The work of the Oregon Direct Access to Achievement Project was evaluated by an outside contractor, who completed the process in Spring 2011. The executive summary and the final evaluation report are now available for download below.
Click HERE to download the complete report.
The Oregon Direct Access to Achievement (DATA) Project was designed to increase classroom-level Data-Driven Decision Making (DDDM). Professional development included job-embedded training and traditional seminar training. The impact of this training on teachers was monitored utilizing a triadic assessment framework. This assessment framework examined teacher concerns (emotional response), efficacy (motivational response), and knowledge. Results of this assessment framework were used to provide recommendations for training efforts in order to create “prescriptive professional development.” The results of this prescriptive professional development were dramatic at the teacher level and student level.
Teachers reported significant decreases in resistance to DDDM and noticeable increases in teacher efficacy while maintaining relatively high levels of concerns about the logistics of DDDM (Management Concerns) and the impact of DDDM on students (Consequence Concerns). Management Concerns and Consequence Concerns indicated that teachers are likely beginning to incorporate DDDM in their classrooms, and will likely continue to increase implementation as resistance decreases. Qualitative data findings also supported these quantitative findings. Data team activity logs supported the finding that teachers’ team meetings primarily focused on logistical issues and were beginning to focus on the connection of data to instructional practice and student learning. In trainers’ notes regarding next steps, they indicated that trainings were increasingly focused on building teachers’ DDDM knowledge base and teachers’ understanding of how to connect data to instructional practice. Trainers noted that this focus needed to continue.
After only two years of work at the teacher level, the results of the assessment framework and qualitative analysis of activity logs indicated that teachers have made tremendous and swift progress toward adoption of classroom-level DDDM, connecting data to teaching. Experts in organizational change note that large-scale change of this type takes a minimum of three to five years (Hall & Hord, 2011). The change noted here is unmatched in the DDDM literature and may provide a model for helping teachers connect data to instructional practice. The connection of data to instructional action results in a differentiated learning environment as well as increased student performance (Armstrong & Anthes, 2001; Rallis & MacMullen, 2000; Schueurich & Skrla, 2003). It is recommended that ODP continue training and adhere to the suggestions for training provided in this report. The continuation of this successful project is of paramount importance as research continues to note teachers’ unwillingness and unpreparedness to engage in DDDM (e.g., Bernhardt, 1998; Choppin, 2002; Samuel, 2008; Volante & Fazio, 2007; Wayman, 2005).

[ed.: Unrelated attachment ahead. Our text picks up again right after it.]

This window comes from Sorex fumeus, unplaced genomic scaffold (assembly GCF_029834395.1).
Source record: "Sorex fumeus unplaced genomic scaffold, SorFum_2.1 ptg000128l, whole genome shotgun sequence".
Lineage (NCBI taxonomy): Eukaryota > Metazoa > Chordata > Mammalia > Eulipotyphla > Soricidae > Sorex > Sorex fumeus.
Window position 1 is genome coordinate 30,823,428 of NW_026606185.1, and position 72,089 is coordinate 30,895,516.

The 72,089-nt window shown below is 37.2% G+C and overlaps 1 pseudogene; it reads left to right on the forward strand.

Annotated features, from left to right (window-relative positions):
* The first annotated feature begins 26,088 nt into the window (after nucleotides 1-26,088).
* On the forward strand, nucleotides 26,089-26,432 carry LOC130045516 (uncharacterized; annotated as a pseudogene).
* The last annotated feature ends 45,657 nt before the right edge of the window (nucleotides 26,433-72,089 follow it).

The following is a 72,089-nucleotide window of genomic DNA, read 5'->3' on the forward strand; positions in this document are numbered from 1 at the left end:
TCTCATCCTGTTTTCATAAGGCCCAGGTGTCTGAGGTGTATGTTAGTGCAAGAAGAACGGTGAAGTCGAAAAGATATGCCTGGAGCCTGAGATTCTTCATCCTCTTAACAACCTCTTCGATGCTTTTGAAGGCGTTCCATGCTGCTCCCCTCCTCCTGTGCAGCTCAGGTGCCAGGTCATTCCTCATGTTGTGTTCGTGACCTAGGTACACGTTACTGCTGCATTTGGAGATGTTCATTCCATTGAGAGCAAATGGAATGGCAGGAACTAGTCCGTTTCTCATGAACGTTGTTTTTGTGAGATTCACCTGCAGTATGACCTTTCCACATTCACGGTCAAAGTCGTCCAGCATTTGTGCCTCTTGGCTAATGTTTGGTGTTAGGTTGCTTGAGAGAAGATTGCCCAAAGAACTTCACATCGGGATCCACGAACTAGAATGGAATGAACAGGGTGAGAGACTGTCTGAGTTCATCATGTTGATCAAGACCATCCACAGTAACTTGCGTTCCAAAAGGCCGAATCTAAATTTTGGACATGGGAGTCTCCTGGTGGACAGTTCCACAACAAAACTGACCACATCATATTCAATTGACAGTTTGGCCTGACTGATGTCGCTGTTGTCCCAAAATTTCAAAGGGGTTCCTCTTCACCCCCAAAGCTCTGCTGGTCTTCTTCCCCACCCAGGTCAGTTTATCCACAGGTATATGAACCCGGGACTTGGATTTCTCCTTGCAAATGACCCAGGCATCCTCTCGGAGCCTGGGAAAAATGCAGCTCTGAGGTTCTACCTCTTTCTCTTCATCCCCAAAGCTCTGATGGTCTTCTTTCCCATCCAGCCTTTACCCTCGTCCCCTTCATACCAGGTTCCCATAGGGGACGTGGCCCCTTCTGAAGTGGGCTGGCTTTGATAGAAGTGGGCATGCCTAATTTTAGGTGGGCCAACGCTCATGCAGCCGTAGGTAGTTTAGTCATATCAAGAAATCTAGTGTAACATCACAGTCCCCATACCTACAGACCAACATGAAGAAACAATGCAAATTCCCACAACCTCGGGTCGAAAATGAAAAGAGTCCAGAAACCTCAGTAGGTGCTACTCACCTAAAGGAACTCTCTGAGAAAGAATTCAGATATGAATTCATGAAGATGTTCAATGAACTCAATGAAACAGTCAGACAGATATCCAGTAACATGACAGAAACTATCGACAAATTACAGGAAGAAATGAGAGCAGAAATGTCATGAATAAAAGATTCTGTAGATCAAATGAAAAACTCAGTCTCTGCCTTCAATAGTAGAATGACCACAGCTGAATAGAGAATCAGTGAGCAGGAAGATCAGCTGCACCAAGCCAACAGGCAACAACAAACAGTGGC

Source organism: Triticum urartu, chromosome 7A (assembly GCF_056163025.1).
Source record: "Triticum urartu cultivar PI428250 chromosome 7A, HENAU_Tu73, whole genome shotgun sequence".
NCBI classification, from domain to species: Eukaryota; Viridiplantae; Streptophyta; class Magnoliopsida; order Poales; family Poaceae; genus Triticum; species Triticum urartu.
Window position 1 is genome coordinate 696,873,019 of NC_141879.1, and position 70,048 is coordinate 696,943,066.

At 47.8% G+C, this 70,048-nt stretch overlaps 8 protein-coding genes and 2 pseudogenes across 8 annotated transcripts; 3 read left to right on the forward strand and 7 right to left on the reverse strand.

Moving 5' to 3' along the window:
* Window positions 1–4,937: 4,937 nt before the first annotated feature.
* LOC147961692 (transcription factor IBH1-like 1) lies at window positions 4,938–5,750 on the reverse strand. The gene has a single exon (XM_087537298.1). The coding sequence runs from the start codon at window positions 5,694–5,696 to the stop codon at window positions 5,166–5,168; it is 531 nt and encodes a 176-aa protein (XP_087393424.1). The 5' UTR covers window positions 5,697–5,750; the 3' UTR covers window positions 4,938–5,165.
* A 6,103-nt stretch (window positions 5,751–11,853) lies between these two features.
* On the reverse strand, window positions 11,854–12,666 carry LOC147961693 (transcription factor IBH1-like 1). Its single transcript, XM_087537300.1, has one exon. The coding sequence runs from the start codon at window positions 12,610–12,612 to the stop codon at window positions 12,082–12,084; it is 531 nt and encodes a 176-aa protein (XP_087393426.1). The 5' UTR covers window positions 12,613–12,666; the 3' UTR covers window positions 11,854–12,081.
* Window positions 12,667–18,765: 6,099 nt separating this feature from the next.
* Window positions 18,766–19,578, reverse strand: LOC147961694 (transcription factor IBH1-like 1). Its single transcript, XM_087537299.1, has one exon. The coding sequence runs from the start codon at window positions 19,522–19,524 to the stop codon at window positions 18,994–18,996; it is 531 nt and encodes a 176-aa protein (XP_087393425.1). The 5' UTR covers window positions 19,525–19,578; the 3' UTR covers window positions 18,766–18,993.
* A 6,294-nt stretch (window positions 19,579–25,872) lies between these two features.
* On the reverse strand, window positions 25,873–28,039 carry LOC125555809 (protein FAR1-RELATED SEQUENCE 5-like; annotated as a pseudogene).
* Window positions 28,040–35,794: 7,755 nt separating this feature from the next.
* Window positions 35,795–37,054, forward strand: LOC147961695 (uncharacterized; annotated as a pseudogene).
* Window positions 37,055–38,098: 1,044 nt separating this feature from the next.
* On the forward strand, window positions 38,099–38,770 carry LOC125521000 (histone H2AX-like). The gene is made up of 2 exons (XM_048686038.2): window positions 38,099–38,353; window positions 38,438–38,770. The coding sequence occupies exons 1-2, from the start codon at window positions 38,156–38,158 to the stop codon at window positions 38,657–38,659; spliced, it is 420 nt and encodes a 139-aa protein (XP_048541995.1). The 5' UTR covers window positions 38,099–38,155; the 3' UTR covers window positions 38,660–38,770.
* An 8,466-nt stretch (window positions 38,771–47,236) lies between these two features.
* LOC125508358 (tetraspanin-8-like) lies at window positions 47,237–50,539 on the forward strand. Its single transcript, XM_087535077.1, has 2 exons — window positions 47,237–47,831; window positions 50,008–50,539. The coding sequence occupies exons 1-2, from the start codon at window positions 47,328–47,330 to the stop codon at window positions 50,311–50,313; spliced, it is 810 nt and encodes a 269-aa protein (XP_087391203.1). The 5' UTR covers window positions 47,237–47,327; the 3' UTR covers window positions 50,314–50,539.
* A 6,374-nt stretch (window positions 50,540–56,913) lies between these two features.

Student-level data analysis indicated that students likely benefited from these increases in teachers’ DDDM. At the onset of the ODP initiative, non-ODP schools performed at higher levels in both reading and mathematics. Over the course of the project, ODP students experienced greater gains in the percentage of those who met or exceeded standards in both reading and mathematics. Overall, reading is not an area of weakness in Oregon, but the gap between student reading performance in non-ODP schools and ODP schools decreased. ODP students also experienced significant gains in percentage of students who met or exceeded standards in reading each year of this initiative.
Mathematics is a subject area in need of greater attention in Oregon as compared to reading. In mathematics, ODP schools experienced significant gains in percentage of students who met or exceeded standards each year of this initiative, and ODP schools made substantial progress in closing the gap between non-ODP schools and ODP schools. In fact, there was no significant difference between non-ODP and ODP schools by 2011 on mathematics scores. It is important to note that the greatest gains in reading and mathematics occurred after the first year of job-embedded DDDM trainings provided by certified Oregon trainers and supported through Sustainability Grants to seven regional ESD collaborative partnerships.
Such promising student gains are exciting in light of teacher status in the change process. Teacher change is in its infancy, but reflects substantial movement with regard to change related to DDDM and implementation of DDDM. Such powerful outcomes for both students and teachers speak to the efficacy of this initiative’s design and potential. It is highly recommended that further funding be procured to continue this initiative, and that this work continue in accordance with the suggestions for future practice provided in this report.